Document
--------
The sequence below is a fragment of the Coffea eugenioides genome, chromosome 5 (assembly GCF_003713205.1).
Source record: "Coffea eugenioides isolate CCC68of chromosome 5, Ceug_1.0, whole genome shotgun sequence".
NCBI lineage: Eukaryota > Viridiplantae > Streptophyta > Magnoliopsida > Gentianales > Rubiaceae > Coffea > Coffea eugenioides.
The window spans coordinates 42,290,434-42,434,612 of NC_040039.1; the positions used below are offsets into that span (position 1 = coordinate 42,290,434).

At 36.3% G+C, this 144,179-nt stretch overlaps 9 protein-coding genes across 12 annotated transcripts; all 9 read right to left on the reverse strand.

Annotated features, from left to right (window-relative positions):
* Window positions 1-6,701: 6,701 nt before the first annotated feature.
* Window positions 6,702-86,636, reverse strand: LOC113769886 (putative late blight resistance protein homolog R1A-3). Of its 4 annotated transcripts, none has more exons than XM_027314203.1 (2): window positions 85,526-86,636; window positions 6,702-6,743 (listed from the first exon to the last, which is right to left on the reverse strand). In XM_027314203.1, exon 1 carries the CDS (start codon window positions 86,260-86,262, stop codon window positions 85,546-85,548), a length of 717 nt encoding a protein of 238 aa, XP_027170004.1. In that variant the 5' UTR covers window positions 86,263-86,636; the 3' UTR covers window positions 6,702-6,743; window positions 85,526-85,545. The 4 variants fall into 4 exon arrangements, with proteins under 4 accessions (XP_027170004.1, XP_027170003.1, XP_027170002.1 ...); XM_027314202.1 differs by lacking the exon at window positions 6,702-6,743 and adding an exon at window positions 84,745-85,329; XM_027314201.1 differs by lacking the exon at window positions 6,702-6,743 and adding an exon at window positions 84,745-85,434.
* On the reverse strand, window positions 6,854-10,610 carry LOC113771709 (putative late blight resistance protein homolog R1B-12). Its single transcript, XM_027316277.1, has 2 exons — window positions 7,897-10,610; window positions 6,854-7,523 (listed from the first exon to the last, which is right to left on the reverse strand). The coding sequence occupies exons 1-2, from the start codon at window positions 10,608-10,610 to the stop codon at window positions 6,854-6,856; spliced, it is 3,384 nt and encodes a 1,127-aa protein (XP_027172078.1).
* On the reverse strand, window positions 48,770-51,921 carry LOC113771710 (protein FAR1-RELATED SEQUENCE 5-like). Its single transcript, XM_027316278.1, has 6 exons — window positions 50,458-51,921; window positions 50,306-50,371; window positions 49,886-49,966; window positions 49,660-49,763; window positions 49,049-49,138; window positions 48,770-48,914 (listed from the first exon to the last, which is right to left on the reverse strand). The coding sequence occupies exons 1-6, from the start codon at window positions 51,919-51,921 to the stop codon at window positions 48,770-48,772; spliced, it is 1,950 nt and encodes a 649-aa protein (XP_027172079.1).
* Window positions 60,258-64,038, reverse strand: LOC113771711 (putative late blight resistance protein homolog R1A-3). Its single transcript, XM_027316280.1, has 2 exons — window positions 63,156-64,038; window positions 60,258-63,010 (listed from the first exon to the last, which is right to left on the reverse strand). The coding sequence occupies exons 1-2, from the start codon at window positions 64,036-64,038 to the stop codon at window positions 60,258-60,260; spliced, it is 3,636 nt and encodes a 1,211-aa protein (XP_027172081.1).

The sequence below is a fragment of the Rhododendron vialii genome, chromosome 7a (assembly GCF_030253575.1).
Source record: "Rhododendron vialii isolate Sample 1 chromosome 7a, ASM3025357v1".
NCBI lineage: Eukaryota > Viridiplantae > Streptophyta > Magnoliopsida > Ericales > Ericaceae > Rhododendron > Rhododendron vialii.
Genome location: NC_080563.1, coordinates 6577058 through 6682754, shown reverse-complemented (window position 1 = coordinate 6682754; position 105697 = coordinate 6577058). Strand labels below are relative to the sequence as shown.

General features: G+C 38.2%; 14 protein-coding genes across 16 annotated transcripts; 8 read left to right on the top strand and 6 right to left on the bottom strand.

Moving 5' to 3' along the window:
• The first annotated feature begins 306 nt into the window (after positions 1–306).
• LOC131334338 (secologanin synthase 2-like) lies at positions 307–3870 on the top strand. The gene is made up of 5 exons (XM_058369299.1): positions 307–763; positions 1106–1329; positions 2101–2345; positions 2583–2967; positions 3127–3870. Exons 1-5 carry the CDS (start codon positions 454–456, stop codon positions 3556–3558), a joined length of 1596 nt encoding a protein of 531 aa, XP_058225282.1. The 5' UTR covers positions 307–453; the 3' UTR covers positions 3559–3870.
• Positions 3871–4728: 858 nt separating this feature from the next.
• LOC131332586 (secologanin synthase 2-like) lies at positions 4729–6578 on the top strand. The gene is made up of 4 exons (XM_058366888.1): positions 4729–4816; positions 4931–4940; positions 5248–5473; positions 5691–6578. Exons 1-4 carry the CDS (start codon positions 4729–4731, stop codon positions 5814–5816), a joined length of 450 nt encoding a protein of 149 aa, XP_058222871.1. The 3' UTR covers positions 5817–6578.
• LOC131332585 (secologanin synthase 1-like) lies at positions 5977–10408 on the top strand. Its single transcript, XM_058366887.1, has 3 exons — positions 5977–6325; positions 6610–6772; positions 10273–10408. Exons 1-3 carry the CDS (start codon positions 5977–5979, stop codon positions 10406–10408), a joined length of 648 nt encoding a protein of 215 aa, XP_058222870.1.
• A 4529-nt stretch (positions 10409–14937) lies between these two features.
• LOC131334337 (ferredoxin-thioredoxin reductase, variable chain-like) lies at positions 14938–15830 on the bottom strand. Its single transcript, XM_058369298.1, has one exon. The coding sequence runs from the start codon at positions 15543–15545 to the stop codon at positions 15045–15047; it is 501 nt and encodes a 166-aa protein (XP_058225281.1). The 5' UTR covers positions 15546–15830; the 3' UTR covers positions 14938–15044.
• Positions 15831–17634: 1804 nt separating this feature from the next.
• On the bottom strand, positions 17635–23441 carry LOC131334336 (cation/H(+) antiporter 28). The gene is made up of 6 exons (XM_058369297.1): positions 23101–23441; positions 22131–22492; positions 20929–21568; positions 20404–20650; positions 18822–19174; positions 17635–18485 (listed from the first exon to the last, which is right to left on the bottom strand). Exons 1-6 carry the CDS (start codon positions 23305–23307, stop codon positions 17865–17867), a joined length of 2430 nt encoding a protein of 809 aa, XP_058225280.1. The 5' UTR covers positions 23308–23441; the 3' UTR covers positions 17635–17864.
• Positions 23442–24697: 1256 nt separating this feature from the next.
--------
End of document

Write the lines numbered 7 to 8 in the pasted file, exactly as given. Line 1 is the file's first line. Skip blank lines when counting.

* Window positions 1-6,701: 6,701 nt before the first annotated feature.
* Window positions 6,702-86,636, reverse strand: LOC113769886 (putative late blight resistance protein homolog R1A-3). Of its 4 annotated transcripts, none has more exons than XM_027314203.1 (2): window positions 85,526-86,636; window positions 6,702-6,743 (listed from the first exon to the last, which is right to left on the reverse strand). In XM_027314203.1, exon 1 carries the CDS (start codon window positions 86,260-86,262, stop codon window positions 85,546-85,548), a length of 717 nt encoding a protein of 238 aa, XP_027170004.1. In that variant the 5' UTR covers window positions 86,263-86,636; the 3' UTR covers window positions 6,702-6,743; window positions 85,526-85,545. The 4 variants fall into 4 exon arrangements, with proteins under 4 accessions (XP_027170004.1, XP_027170003.1, XP_027170002.1 ...); XM_027314202.1 differs by lacking the exon at window positions 6,702-6,743 and adding an exon at window positions 84,745-85,329; XM_027314201.1 differs by lacking the exon at window positions 6,702-6,743 and adding an exon at window positions 84,745-85,434.